Sensors are devices that output signals for sensing physical phenomena and are widely used in all aspects of our social production activities. The continuous recording of physical parameters allows effective analysis of the operational status of the monitored system and prediction of unknown risks. Thanks to the development of deep learning, the ability to analyze temporal signals collected by sensors has been greatly improved. However, models trained in the source domain do not perform well in the target domain due to the presence of domain gaps. In recent years, many researchers have used deep unsupervised domain adaptation techniques to address the domain gap between signals collected by sensors in different scenarios, i.e., using labeled data in the source domain and unlabeled data in the target domain to improve the performance of models in the target domain. This survey first summarizes the background of recent research on unsupervised domain adaptation with time series sensor data, the types of sensors used, the domain gap between the source and target domains, and commonly used datasets. Then, the paper classifies and compares different unsupervised domain adaptation methods according to the way of adaptation and summarizes different adaptation settings based on the number of source and target domains. Finally, this survey discusses the challenges of the current research and provides an outlook on future work. This survey systematically reviews and summarizes recent research on unsupervised domain adaptation for time series sensor data to provide the reader with a systematic understanding of the field.


Assuntos
Aclimatação , Redes Neurais de Computação , Fatores de Tempo
15.
PLoS One ; 17(7): e0271792, 2022.
Artigo em Inglês | MEDLINE | ID: mdl-35862396

RESUMO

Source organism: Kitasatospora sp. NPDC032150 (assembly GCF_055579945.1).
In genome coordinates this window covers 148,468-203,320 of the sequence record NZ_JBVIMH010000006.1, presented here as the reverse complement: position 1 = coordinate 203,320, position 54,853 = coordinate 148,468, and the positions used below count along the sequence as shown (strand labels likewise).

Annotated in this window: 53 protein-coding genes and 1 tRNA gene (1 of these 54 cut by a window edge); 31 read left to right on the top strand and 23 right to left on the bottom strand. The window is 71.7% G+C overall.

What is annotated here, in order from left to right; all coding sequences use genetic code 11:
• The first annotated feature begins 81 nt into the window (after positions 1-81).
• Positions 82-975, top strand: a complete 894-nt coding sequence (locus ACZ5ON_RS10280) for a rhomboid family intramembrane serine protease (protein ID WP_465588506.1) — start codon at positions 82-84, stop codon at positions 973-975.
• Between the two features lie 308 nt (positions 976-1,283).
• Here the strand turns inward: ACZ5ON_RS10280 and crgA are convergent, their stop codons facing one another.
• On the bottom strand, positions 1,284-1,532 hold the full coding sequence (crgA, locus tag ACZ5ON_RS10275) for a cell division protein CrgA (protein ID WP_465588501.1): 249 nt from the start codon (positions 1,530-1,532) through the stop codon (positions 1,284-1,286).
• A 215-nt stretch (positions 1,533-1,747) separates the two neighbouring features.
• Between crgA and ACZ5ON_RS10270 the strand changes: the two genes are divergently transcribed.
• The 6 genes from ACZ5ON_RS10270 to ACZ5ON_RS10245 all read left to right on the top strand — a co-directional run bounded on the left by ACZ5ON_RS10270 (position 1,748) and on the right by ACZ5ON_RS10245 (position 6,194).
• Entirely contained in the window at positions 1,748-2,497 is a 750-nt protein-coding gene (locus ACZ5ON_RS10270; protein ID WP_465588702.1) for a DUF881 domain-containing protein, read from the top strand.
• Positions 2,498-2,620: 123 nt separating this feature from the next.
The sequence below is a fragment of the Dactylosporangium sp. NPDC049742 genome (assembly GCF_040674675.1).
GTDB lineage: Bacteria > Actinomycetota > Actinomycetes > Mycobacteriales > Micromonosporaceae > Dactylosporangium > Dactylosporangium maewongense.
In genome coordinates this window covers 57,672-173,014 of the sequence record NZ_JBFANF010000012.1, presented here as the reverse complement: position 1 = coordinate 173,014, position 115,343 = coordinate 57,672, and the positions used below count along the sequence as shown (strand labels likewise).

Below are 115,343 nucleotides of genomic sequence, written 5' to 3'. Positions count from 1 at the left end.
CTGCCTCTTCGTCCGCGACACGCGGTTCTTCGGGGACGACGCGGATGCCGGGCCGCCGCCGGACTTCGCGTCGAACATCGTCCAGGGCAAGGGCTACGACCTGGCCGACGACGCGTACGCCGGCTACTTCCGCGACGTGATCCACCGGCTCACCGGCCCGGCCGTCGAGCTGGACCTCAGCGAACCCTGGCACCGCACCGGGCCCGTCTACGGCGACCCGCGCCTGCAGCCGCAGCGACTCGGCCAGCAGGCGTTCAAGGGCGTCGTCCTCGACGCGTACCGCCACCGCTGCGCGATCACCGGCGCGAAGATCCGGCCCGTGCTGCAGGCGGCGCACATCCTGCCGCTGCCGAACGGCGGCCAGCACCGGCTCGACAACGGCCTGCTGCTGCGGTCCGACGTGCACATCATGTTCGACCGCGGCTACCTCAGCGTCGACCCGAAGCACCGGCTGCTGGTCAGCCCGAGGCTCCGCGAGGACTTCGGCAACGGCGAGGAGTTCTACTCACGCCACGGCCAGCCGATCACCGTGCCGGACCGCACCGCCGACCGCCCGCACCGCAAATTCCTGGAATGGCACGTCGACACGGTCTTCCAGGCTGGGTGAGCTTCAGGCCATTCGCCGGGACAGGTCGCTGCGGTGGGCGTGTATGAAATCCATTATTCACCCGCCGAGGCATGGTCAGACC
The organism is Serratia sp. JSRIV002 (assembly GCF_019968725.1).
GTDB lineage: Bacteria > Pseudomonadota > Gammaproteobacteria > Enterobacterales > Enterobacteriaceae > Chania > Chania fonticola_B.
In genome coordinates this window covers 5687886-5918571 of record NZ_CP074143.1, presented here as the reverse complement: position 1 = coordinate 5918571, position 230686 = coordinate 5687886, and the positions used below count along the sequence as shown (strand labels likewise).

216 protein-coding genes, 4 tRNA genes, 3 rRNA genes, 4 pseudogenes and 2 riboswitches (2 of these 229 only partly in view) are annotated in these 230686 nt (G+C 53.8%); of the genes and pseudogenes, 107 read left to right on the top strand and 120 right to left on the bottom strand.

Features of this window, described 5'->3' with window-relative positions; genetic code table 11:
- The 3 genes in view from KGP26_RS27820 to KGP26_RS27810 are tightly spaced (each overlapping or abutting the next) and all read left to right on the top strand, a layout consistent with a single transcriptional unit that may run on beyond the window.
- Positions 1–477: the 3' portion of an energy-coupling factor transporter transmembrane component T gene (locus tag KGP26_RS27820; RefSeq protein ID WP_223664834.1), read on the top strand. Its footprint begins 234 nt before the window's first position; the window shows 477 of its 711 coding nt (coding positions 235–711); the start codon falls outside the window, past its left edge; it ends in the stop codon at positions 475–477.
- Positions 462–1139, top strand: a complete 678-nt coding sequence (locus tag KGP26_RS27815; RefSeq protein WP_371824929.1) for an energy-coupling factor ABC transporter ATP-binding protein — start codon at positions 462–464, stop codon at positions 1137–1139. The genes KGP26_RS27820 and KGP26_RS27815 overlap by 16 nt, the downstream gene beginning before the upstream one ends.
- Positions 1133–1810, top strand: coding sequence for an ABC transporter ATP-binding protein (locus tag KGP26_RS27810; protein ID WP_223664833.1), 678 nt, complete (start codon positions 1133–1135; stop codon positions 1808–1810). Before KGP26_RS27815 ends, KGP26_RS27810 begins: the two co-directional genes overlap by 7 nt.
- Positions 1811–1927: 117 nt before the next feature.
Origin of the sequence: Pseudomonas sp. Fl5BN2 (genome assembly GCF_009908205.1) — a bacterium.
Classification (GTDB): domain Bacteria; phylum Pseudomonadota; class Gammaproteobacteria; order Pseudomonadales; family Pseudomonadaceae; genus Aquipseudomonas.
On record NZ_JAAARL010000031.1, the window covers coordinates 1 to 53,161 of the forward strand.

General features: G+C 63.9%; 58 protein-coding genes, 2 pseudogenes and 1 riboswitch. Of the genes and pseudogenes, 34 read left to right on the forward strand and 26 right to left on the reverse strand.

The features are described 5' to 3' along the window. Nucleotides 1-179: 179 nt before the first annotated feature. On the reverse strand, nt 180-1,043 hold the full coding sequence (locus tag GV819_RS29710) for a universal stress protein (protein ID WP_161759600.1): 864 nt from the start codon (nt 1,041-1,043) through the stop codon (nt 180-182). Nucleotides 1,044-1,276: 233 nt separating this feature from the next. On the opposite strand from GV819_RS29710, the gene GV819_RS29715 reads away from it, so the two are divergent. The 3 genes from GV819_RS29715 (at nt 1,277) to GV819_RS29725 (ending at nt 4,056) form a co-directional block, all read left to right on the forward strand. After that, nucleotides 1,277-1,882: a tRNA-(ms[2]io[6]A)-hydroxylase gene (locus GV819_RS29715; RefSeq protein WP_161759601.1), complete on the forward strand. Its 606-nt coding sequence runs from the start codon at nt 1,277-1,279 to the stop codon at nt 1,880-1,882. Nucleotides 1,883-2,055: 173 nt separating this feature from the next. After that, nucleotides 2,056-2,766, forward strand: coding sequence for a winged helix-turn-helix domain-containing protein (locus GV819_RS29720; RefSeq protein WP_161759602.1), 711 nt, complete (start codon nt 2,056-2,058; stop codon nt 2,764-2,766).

BACKGROUND: Anthropogenic changes in the environment are increasingly threatening the sustainability of socioecological systems on a global scale. As stewards of the natural capital of over a quarter of the world's surface area, Indigenous Peoples (IPs), are at the frontline of these changes. Indigenous socioecological systems (ISES) are particularly exposed and sensitive to exogenous changes because of the intimate bounds of IPs with nature. Traditional food systems (TFS) represent one of the most prominent components of ISES, providing not only diverse and nutritious food but also critical socioeconomic, cultural, and spiritual assets. However, a proper understanding of how future climate change may compromise TFS through alterations of related human-nature interactions is still lacking. Climate change resilience of indigenous socioecological systems (RISE) is a new joint international project that aims to fill this gap in knowledge. METHODS AND DESIGN: RISE will use a comparative case study approach coupling on-site socioeconomic, nutritional, and ecological surveys of the target ISES of Sakha (Republic of Sakha, Russian Federation) and Karen (Kanchanaburi, Thailand) people with statistical models projecting future changes in the distribution and composition of traditional food species under contrasting climate change scenarios. The results presented as alternative narratives of future climate change impacts on TFS will be integrated into a risk assessment framework to explore potential vulnerabilities of ISES operating through altered TFS, and possible adaptation options through stakeholder consultation so that lessons learned can be applied in practice. DISCUSSION: By undertaking a comprehensive analysis of the socioeconomic and nutritional contributions of TFS toward the sustainability of ISES and projecting future changes under alternative climate change scenarios, RISE is strategically designed to deliver novel and robust science that will contribute towards the integration of Indigenous issues within climate change and sustainable agendas while generating a forum for discussion among Indigenous communities and relevant stakeholders. Its goal is to promote positive co-management and regional development through sustainability and climate change adaptation.